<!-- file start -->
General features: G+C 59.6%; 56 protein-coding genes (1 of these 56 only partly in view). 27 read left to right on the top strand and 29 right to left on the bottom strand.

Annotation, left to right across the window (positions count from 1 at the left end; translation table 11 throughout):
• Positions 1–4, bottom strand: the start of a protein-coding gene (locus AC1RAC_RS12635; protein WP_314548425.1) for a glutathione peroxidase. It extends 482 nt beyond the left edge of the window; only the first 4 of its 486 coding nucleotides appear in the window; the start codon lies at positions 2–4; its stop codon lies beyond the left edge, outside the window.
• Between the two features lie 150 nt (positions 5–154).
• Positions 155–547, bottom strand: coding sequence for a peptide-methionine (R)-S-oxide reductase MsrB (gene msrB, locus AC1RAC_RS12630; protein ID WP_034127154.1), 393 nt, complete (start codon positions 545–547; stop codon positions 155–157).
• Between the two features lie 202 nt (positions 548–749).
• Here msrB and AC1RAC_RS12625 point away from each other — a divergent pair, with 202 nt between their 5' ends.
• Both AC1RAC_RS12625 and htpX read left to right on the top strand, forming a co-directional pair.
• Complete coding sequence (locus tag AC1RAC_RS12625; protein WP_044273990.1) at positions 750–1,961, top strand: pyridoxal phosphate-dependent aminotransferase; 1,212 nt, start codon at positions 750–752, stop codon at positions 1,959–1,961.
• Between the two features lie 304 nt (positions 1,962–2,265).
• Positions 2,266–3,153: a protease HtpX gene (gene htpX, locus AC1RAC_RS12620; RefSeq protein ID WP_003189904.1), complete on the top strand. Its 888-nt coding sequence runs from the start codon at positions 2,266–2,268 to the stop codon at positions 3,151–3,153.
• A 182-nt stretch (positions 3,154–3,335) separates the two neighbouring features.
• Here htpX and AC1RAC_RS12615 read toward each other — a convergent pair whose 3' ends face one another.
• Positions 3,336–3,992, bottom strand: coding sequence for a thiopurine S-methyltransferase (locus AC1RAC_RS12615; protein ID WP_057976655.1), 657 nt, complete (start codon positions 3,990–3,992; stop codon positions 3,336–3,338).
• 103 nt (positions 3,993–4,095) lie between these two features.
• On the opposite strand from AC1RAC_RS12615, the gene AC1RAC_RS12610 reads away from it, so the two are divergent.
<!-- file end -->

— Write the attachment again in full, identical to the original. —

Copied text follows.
General features: G+C 59.6%; 56 protein-coding genes (1 of these 56 only partly in view). 27 read left to right on the top strand and 29 right to left on the bottom strand.

Annotation, left to right across the window (positions count from 1 at the left end; translation table 11 throughout):
• Positions 1–4, bottom strand: the start of a protein-coding gene (locus AC1RAC_RS12635; protein WP_314548425.1) for a glutathione peroxidase. It extends 482 nt beyond the left edge of the window; only the first 4 of its 486 coding nucleotides appear in the window; the start codon lies at positions 2–4; its stop codon lies beyond the left edge, outside the window.
• Between the two features lie 150 nt (positions 5–154).
• Positions 155–547, bottom strand: coding sequence for a peptide-methionine (R)-S-oxide reductase MsrB (gene msrB, locus AC1RAC_RS12630; protein ID WP_034127154.1), 393 nt, complete (start codon positions 545–547; stop codon positions 155–157).
• Between the two features lie 202 nt (positions 548–749).
• Here msrB and AC1RAC_RS12625 point away from each other — a divergent pair, with 202 nt between their 5' ends.
• Both AC1RAC_RS12625 and htpX read left to right on the top strand, forming a co-directional pair.
• Complete coding sequence (locus tag AC1RAC_RS12625; protein WP_044273990.1) at positions 750–1,961, top strand: pyridoxal phosphate-dependent aminotransferase; 1,212 nt, start codon at positions 750–752, stop codon at positions 1,959–1,961.
• Between the two features lie 304 nt (positions 1,962–2,265).
• Positions 2,266–3,153: a protease HtpX gene (gene htpX, locus AC1RAC_RS12620; RefSeq protein ID WP_003189904.1), complete on the top strand. Its 888-nt coding sequence runs from the start codon at positions 2,266–2,268 to the stop codon at positions 3,151–3,153.
• A 182-nt stretch (positions 3,154–3,335) separates the two neighbouring features.
• Here htpX and AC1RAC_RS12615 read toward each other — a convergent pair whose 3' ends face one another.
• Positions 3,336–3,992, bottom strand: coding sequence for a thiopurine S-methyltransferase (locus AC1RAC_RS12615; protein ID WP_057976655.1), 657 nt, complete (start codon positions 3,990–3,992; stop codon positions 3,336–3,338).
• 103 nt (positions 3,993–4,095) lie between these two features.
• On the opposite strand from AC1RAC_RS12615, the gene AC1RAC_RS12610 reads away from it, so the two are divergent.